And when I first heard the account of this case, as I was discussing it with my wife, I said that something just did not seem right to me. How was the father shooed away – yes a gun was pointed at him allegedly but I said that I would likely die trying to save my child from a gang rape. How did five men all rape a woman in the 12 minutes it took for the father to call the police and get them to arrive at the park – where the girl was found half-clothed but the assailants were gone. And sure enough these last few days and into today, we are learning some more information that is very troubling.
The complainant did not report ever seeing a gun as the father alleged. Furthermore, a police official was quoted yesterday saying “The initial report that all five of them raped her, is not looking like it happened that way.” She now said that only one man raped her while two others forced her to have oral sex and the others grabbed her breasts. It appears both the girl and her father were heavily intoxicated, having gone to the park specifically to drink – intoxication of the victim is not a defense to rape of course but that fact does possibly alter her ability to properly identify the alleged assailants. Videos of the father entering two stores to ask for a phone do not show him as being in serious distress or even saying what he needed the phone for. What about the alleged confessions? Yesterday I read in the NY Times that none of the boys giving statements actually admitted to committing the rape or any crime. Two of the suspects said a third suspect had sex with the complainant. That suspect said he was on the phone the whole time and did not know what his friends were up to. So three admitted to being present but none admitted to direct participation in the crime. Exactly the scenario in the Central Park Five case and in the case of my client David McCallum, who served 29 years for a murder he did not commit based solely on his confession which placed him at the scene while his co-defendant allegedly shot the victim;his co-defendant Willie Stuckey (also cleared of the murder but who died in prison after having served 16 years) was made to say he was there while he saw David McCallum commit the murder. Also, in the Brooklyn park case, the three suspects specifically denied ever having a gun or seeing a gun among their group that night. Did the suspects commit these horrific acts? I have no idea. Only they and the complainant know for sure. All of them could very well be guilty; some of them could be guilty ; none of them could be guilty. The complainant could be 100% truthful; she could be partially accurate she could be making up material elements of the case. The point is we just don’t know right now and we should not rush to judgment. More videos might turn up adding details yet unknown; medical records could shed more light on the case; and of course the rape kits may yield DNA results. All I am saying is let’s not shoot first and ask questions later.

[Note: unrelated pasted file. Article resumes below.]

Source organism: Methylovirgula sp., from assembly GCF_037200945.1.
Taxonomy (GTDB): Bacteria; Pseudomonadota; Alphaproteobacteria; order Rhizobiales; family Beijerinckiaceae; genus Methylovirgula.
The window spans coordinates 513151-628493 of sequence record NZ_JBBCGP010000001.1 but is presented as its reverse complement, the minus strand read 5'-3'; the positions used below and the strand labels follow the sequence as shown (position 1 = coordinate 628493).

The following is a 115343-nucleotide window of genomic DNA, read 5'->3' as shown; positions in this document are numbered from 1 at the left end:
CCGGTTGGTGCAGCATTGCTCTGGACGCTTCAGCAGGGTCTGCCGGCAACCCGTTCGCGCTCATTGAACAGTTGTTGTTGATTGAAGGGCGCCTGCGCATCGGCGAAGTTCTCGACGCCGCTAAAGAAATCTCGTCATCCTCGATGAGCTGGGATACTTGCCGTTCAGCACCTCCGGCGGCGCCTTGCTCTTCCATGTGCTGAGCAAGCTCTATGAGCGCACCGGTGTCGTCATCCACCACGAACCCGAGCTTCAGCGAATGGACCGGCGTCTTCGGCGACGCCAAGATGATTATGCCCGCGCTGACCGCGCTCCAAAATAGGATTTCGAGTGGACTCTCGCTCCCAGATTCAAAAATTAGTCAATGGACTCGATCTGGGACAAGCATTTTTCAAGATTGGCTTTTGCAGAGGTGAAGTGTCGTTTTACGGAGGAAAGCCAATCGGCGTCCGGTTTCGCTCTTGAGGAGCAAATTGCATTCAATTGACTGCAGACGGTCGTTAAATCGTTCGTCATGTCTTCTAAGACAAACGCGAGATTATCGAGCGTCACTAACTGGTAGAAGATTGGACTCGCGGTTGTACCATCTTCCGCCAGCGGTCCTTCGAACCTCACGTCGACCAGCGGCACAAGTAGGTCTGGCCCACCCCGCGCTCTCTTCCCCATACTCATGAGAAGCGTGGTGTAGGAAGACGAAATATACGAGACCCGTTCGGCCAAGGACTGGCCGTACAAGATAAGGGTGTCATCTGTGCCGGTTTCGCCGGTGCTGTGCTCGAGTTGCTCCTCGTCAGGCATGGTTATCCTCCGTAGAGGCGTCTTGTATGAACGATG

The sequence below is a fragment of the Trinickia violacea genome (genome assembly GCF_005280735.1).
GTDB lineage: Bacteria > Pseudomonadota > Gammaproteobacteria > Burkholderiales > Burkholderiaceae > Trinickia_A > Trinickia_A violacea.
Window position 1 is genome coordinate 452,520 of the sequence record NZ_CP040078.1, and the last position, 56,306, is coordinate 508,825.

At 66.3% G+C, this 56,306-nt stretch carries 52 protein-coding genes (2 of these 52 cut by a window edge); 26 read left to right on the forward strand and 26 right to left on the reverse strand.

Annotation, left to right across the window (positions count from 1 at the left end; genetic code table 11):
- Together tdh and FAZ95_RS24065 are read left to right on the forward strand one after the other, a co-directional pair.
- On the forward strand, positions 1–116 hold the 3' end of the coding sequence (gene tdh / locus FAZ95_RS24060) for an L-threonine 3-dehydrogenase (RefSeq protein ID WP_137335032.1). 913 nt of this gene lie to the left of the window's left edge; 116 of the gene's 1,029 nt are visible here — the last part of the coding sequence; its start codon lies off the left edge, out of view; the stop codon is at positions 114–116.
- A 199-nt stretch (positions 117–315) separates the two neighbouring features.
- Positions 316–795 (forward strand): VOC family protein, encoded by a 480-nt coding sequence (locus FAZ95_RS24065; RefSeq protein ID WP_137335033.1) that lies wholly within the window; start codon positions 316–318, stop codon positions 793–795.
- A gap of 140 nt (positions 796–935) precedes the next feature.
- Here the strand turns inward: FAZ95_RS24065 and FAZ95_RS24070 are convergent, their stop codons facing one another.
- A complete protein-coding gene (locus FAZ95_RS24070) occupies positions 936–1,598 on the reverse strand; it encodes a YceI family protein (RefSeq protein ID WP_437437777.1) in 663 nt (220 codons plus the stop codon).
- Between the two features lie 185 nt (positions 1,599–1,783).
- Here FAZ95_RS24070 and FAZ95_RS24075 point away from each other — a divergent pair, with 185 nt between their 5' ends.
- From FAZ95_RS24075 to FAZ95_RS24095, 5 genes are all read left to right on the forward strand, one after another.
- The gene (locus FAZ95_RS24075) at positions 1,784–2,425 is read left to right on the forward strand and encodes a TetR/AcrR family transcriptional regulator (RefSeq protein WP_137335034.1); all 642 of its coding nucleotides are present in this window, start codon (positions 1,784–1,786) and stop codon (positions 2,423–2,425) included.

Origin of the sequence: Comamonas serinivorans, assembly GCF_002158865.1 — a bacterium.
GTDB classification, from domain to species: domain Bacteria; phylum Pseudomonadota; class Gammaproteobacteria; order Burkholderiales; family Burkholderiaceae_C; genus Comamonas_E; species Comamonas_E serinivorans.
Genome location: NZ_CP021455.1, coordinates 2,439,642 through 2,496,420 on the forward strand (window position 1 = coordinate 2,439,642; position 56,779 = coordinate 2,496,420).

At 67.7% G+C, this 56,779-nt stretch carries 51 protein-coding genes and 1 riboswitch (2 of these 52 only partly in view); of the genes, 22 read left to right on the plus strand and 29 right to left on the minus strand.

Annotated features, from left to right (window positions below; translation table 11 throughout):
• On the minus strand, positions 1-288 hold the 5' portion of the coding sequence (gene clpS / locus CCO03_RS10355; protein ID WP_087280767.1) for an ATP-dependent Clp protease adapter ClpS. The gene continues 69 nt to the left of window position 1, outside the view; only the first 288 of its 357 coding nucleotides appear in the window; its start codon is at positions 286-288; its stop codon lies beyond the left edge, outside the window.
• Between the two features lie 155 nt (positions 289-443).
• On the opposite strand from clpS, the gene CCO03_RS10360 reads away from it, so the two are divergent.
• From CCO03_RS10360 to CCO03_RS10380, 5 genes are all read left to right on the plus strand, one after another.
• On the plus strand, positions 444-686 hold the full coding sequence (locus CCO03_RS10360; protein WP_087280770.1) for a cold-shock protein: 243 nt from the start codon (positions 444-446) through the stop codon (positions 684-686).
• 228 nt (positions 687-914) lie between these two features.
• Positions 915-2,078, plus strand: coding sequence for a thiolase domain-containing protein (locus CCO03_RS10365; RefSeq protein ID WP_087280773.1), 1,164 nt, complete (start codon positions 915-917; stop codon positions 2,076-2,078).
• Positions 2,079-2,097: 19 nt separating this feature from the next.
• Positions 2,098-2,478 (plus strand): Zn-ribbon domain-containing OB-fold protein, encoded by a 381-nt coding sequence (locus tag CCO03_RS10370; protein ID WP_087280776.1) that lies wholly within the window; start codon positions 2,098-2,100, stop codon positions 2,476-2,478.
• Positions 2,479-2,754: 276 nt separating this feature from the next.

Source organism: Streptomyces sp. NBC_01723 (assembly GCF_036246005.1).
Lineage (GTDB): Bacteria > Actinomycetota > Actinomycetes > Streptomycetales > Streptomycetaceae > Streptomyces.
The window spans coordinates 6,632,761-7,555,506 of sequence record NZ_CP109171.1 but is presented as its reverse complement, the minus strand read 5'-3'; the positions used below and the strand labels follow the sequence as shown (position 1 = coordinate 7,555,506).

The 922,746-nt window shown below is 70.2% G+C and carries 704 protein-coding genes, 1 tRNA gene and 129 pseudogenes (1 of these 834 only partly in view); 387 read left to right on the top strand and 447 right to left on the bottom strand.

These past two years the country has seen an unprecedented wave of exonerations. As a lawyer who has been involved in the innocence community for nearly 15 years, it was heartening for me to see people open their eyes to the possibility that our beloved American system of justice sometimes gets it very wrong. Folks even began to understand that people – especially young people- sometimes confess to crimes they didn’t commit.Its emotionally rewarding to see exonerees receive settlements that acknowledge the harm done to them by this society. But it would be a tragedy if we don’t take these lessons learned and apply them to new allegations of crime. If we just convict those accused of crimes at the outset based on media or police accounts without a fair hearing what have we really learned? We need to value and apply the protections the Constitution affords those accused of crimes – the presumption of innocence; the right to remain silent the right to competent and effective counsel; the burden of proof beyond a reasonable doubt – at the front end of a criminal prosecution. That is the surest way to reduce the scourge of wrongful convictions – by avoiding them in the first place.